And so it just hit me: I’ve been working on Squidoo for eight years.

Not only is that a record for me… it smashes any former record of working on one thing for so long.

I started wondering why, and something else hit me: I really haven’t been working on Squidoo that long. I’ve been working on the next Squidoo for that long. And I don’t mean some giant leap. We’ve kept the spirit of Seth’s original idea for all these years. What we’ve been doing is introducing a ton of incremental change.

Or as Seth says: “Drip drip drip”.

The great thing about working on something long enough – when you’re tweaking it bit by bit – is that at some point, you get to look back and see how that work mattered. Small changes don’t look like much. Stack a lot of them, and you’ll eventually see it worked.

Of course, it is a lot more than that. I signed on to work with Seth over that summer of 2005 simply to work with him. I had no idea what the project would be, and I didn’t care. Eight years later, it is still a thrill.

I got the chance to learn a lot. First, from Seth, Megan and Gil.

Then we hired my brother Josh to fix the frontend work I did in the early years, and my sister-in-law Tisha to become the bug tracker boss.

Bonnie joined us and made our community focus so much better.

Then Aaron not only joined us – he also joined me at Bright Cowork and that started a pattern of team growth within those walls, with Joey, Liz, Stephanie and Paula joining us there.

Eight years is a long time, especially on the web. But thanks to a culture of shipping and the team members I get to work with, every week offers up new ideas, new challenges and new opportunities.

"When you first start off trying to solve a problem, the first solutions you come up with are very complex, and most people stop there. But if you keep going, and live with the problem and peel more layers of the onion off, you can often times arrive at some very elegant and simple solutions. Most people just don't put in the time or energy to get there."- Steve Jobs

Oh, and happy Father’s Day.

Saturday, October 4, 2014

Squidoo HQ

Squidoo HQ

An Update on the Payment Schedule

Posted: 04 Oct 2014 06:10 AM PDT

Good news, payday is coming! For some of you, that means twice.

We had planned on running one final payment for both August and September earnings, but the system requires us to run those as separate payments. Those will be coming this week (week of October 6-10).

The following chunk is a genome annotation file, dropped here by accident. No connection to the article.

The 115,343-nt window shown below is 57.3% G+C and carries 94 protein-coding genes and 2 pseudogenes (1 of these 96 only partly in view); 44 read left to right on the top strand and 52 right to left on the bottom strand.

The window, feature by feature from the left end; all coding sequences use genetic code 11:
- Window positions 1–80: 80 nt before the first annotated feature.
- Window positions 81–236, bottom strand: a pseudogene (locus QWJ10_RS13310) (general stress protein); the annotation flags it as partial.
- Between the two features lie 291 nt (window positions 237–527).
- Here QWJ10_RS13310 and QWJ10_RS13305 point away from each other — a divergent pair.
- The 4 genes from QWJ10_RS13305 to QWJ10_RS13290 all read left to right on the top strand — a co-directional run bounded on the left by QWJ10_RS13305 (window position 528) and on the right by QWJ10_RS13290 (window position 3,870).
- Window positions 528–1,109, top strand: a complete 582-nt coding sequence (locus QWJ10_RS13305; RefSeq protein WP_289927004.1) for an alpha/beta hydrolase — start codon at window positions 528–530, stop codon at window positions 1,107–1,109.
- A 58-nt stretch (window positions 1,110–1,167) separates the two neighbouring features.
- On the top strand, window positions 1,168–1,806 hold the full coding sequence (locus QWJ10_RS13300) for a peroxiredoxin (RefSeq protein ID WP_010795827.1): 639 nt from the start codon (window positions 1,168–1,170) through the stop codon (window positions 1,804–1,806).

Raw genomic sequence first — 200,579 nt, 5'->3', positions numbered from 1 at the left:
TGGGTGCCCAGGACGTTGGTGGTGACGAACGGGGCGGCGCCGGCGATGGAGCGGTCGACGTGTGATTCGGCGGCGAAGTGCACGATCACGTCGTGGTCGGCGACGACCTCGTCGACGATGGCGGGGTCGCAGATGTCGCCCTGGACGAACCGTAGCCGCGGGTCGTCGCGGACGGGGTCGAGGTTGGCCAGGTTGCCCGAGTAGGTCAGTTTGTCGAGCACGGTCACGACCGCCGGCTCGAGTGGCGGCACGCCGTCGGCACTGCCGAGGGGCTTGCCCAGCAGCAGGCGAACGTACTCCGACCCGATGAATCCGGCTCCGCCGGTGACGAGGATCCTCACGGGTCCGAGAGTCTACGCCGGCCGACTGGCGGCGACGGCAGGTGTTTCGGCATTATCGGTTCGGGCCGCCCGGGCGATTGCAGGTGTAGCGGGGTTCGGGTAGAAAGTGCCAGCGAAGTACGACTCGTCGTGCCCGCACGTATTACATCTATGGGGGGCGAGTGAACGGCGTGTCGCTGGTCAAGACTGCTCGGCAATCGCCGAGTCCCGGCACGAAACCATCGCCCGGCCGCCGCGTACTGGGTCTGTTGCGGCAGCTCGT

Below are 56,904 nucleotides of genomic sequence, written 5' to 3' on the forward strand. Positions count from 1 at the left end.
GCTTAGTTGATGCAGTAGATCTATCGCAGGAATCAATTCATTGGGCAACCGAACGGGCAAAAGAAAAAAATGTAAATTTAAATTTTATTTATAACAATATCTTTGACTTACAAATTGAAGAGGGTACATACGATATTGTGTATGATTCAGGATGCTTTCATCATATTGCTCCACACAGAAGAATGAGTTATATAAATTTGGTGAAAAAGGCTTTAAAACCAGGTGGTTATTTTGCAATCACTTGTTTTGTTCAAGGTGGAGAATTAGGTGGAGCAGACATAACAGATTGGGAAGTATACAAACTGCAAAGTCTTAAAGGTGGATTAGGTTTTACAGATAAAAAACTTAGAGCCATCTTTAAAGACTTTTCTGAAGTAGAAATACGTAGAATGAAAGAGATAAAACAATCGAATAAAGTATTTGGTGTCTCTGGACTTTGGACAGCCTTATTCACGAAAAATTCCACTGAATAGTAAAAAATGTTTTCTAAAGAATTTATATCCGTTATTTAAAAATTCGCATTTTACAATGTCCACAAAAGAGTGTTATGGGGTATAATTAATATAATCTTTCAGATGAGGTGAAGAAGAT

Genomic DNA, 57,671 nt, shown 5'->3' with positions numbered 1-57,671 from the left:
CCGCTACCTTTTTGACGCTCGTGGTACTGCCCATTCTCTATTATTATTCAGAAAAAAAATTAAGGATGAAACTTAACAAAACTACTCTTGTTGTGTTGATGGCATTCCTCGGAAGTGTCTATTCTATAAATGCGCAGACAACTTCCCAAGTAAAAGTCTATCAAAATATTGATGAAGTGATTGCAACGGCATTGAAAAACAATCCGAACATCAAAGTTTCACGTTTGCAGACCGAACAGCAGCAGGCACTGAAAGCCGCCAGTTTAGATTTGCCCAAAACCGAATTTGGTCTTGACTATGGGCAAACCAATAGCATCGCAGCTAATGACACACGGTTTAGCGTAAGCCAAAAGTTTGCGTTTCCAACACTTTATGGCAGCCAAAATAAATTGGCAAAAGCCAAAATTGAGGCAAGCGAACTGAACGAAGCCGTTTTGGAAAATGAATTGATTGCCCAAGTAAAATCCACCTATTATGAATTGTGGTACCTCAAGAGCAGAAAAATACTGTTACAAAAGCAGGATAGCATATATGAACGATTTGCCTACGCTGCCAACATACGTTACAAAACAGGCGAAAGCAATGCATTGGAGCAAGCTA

If you had earnings in August, you’ll receive that payment early in the week.

If you also had earnings in September, you’ll receive the second payment around mid-week.

The Squidoo Dashboard will remain available until the end of next week to allow everyone a few days to review their earnings before the site is taken offline.

Thank you once again for using Squidoo, and we wish you the best in your future online endeavors!

Friday, September 12, 2014

Squidoo HQ

Squidoo HQ

An Update on September Earnings

Posted: 11 Sep 2014 11:55 AM PDT

First, a quick update on the transition: the conversion of lenses to HubPages continues to go well. Some recent changes increased the speed in this transition, and we’re looking looking forward to wrapping up on time.

Second, an important update on earnings: Until your lenses are deleted or transferred, we are recording your revenue data as usual. There was some concern because the Dashboard was not reporting earnings for a handful of days due to a glitch, but that is no longer the case.

So if your lenses remained on Squidoo for any part of September, your earnings for those days will be combined with earnings from August in our next payment. We expect that payment (the final one) to be processed in late September or early October.

In other words, any revenue generated by lenses will be paid for as long as they remain live on Squidoo.

Friday, August 29, 2014

Squidoo HQ